Wall Street – The Noose Tightens
August 2, 2016 - David Buckham CEO of Monocle
Bank executives observing the recent electoral party conventions in the US must have become increasingly concerned. In the run-up to the most divisive elections in living memory – with both Democrat and Republican campaigns making negative slander their number one issue – there is one thing the parties actually agree on. Reining in the banks.
Since the ravages of the Financial Crisis of 2008, the Democratic Party has for some time been firmly planted on the far left of the political spectrum in terms of their position on Wall Street. The issues have included executive pay, anti-money laundering fines, insider trading convictions, and eye-watering penalties for market manipulation.
In October of 2015 however, Hillary Clinton turned her attention to a far more technical aspect of the financial markets. She delved into the murky world of high frequency trading (HFT) and recommended the imposition of a financial transaction tax (FTT) on all trading transactions.
She announced that, as President, she will impose a tax on high-frequency trading. These trades, she explained, have “unnecessarily burdened our markets and enabled unfair and abusive trading strategies.” HFT are the computer-generated trade orders and cancellations that occur in incredibly large volumes and at massively high frequency to make margins off price differentials in exchange markets in different locations.
A natural arbitrage exists, for example, between the futures price of a stock traded in Chicago and the spot price of that same stock traded in New York. Logically, the prices must converge, so the faster one can exploit the relative value arbitrage, the better. Hence the installation of high quality dedicated fibre-optic cable between the two exchanges, as chronicled by Michael Lewis in his book Flashboys.
In analysing the Clinton-proposed FTT, the arguments against penalising high frequency trading practice are strong. There are three main points.
Firstly: how could it possibly be more fair or efficient to go back to a world in which brokers stood on trading floors, signalling and shouting, and side-dealing off information only they had at that moment in time? One recalls here the Eighties classic movie Ferris Bueller’s Day Off – particularly the scene in which Cameron Frye, Ferris’s friend, apes the motions of the floor traders, ridiculing both himself and inevitably them.
Secondly, a number of market commentators have claimed that HFT has a stabilising effect on the markets. Directly after prices experience inexplicable spikes, HFT brings the market back into alignment by robotically and immediately exploiting the arbitrage. Computer-generated trades have been blamed however for causing the spikes in the first place.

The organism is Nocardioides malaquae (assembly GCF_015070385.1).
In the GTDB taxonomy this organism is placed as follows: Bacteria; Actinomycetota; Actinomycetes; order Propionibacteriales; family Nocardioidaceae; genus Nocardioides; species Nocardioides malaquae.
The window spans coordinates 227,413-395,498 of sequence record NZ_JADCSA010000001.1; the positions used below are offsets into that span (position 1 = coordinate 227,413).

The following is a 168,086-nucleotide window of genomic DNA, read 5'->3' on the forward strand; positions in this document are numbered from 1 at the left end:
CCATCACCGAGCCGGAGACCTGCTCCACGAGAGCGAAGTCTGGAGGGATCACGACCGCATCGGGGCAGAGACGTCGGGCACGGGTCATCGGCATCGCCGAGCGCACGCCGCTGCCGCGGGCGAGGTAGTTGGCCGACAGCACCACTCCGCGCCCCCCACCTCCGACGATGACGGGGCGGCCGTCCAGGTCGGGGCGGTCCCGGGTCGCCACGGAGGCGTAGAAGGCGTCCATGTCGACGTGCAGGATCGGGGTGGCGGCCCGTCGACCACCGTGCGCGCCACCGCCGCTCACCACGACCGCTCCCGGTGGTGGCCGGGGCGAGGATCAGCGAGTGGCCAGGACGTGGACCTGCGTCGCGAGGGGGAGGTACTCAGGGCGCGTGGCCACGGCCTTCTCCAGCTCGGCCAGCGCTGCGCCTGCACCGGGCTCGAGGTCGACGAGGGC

Thirdly, there is an argument that a tax on financial transactions would simply create a “cascade effect”. In this argument, the spread between market-maker prices and end-user investor prices would widen. The new tax would simply be passed on and embedded in bid and ask prices quoted to retail investors.
The Economic Policy Institute, a Washington DC think tank that focuses its efforts entirely on reducing inequality in the US and bringing integrity and fairness back to US jobs, thinks otherwise. In a well-researched paper published on the 28th of July 2016, the authors provide a compelling argument for the introduction of the proposed transaction tax. It will bring in more than a US 110 billion in revenue, they argue. At very little cost to the retail investor.
Their argument rests on the assumption that high-frequency trades benefit only the hedge funds and investment banks that make use of fibre optic cable trading, rather than the retail investor. The tax then will “crowd out” this nature of profit-taking, the kind of business that adds no value to the US economy. They may well be right. There are no retail investment funds on offer that I can think of in which the average investor can benefit from this kind of “micro-second trading arbitrage”.
Irrespective of one’s own convictions, it would seem likely that should Clinton be President, Wall Street can look forward to the introduction of financial transaction tax in the US.
Wall Street, however, will not find solace in the Republican agenda. At the recently held Republican Convention in Cleveland, policies were adopted which effectively re-instate the Glass-Steagall Act. This was the legislation in the early 1930s that split investment banking activities from deposit-taking institutions, and was the result of the 1929 Crash. Many regard Bill Clinton’s repealing of this Act in 1999 as one of the causes of the 2008 Great Recession. Much is said at conventions however, that never see the light of day. And bankers may well be hoping that these proposals follow the same suit.
If, however, Wall Street had any doubt as to whether there remained any Republican sympathy for them, they were left with a clear message after Ted Cruz’s speech in Cleveland. To much furore at the convention, Cruz refused to endorse Donald Trump during his turn at the microphone. After descending from the stage, he and his wife were ushered out by security guards. They needed protection. Delegates were advancing on them hissing the phrase “Goldman Sachs, Goldman Sachs”. That is the firm Ted Cruz’s wife works for. And it is the same firm that laid those fibre optic cables.